Department of Justice (DOJ) Inspector General Michael E. Horowitz announced today the release of the final report examining the Office of Justice Programs’ (OJP) administration of Coronavirus Aid, Relief, and Economic Security Act (CARES Act) funding. This report follows two previously issued interim reports and includes the DOJ Office of the Inspector General’s (OIG) analysis of recipient drawdowns, expenditures, and program activities. This final report also includes the results of an OIG survey distributed to OJP Bureau of Justice Assistance staff charged with oversight of Coronavirus Emergency Supplemental Funding (CESF) grants.
As described in today’s report, we found that OJP acted quickly to distribute CESF funding and that most recipient spending we reviewed appeared allowable under the terms and conditions of the grants. However, we noted that as of March 31, 2021, nearly a year after the first grant was made, CESF recipients reported spending or obligating just 40 percent of the total amount awarded. As the country continues to make progress in combatting the ongoing pandemic, OJP must continue to carefully monitor CESF funds to ensure they are spent in the manner intended. We also noted the following areas of concern:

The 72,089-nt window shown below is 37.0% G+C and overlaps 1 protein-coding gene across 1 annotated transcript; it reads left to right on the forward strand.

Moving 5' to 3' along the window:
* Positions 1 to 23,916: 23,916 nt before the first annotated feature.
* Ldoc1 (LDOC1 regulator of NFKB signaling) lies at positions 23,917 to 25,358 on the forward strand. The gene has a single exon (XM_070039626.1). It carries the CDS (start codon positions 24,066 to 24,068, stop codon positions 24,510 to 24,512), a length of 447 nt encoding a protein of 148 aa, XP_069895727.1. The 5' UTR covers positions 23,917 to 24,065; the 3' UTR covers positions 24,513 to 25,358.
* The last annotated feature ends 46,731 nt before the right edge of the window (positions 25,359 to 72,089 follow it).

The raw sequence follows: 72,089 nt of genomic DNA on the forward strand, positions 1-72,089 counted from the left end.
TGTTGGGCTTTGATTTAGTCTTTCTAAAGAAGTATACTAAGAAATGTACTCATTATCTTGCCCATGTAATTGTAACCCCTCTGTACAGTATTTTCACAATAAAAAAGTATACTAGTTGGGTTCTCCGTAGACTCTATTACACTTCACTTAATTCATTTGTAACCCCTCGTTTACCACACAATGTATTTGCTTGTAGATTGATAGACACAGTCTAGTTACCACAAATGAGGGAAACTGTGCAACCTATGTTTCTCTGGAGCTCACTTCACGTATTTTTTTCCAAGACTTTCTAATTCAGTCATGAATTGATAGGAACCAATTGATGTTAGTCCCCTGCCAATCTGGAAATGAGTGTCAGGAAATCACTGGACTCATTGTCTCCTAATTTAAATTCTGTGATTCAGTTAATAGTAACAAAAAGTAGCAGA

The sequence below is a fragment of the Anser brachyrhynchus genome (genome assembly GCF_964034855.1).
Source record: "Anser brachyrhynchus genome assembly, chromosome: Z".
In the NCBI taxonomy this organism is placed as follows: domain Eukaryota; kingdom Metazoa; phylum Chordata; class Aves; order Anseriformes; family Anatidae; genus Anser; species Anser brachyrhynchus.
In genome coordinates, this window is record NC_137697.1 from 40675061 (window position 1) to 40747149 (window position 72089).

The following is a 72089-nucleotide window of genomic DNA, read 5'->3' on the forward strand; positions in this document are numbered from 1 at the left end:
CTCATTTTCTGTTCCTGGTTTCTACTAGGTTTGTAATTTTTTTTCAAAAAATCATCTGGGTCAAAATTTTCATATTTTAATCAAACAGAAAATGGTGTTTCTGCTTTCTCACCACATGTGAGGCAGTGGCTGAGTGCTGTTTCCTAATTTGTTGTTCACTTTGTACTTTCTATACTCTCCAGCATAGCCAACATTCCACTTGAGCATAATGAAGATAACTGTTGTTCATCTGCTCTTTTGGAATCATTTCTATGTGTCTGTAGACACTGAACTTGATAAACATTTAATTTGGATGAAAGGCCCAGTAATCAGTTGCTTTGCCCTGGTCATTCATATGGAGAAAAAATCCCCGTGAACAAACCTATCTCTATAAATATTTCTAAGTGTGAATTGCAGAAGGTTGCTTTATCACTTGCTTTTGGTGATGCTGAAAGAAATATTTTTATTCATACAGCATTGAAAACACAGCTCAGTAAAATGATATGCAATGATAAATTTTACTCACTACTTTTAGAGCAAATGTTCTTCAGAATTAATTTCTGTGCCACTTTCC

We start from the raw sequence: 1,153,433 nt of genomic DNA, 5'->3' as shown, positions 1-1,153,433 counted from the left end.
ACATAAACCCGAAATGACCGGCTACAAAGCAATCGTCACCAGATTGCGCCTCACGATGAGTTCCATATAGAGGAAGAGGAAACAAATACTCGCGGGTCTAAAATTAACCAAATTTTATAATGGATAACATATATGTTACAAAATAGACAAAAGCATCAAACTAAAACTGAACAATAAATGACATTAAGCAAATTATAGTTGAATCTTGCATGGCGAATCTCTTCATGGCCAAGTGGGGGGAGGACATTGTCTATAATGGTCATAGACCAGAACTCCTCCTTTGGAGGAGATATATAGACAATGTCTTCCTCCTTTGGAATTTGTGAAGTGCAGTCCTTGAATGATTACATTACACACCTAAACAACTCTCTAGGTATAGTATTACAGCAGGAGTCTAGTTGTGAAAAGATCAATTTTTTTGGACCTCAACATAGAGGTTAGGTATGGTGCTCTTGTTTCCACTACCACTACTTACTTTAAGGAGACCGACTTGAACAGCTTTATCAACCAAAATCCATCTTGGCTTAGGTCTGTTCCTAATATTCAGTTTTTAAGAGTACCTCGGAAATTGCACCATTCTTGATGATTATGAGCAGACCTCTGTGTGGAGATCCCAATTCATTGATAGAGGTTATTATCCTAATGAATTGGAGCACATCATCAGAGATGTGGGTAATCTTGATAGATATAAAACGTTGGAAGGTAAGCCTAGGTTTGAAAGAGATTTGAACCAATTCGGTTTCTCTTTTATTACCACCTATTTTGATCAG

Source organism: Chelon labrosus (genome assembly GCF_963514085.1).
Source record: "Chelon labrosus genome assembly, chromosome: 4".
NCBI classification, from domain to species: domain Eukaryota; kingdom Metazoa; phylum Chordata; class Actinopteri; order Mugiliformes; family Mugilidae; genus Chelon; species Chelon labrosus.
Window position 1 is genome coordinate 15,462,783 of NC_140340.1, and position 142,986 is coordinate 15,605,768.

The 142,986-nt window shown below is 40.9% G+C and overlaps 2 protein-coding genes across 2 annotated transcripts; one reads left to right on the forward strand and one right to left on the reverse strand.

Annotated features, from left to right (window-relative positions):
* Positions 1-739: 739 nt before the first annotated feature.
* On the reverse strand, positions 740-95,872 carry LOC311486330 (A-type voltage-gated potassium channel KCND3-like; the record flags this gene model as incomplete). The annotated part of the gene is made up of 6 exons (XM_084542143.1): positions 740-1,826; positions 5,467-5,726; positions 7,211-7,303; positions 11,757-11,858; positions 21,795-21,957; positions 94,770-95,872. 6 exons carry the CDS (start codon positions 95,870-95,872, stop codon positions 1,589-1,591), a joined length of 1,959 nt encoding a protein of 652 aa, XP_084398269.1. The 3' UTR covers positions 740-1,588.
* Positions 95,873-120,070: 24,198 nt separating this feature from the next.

- We found that some OJP staff reported that they did not receive training on the CESF program or were dissatisfied with the training they received.
- Some grant managers reported that CESF performance reports do not contain the information necessary to effectively oversee CESF grants.
The OIG will continue monitoring OJP’s management of CESF grants and may perform future audits to ensure the appropriate expenditures of CESF funds. Additionally, the DOJ OIG continues to partner with the Pandemic Response Accountability Committee to review and assess CARES Act spending across the federal government.
The DOJ OIG made three recommendations to assist OJP with CESF training efforts and performance report submissions. OJP agreed with all three recommendations.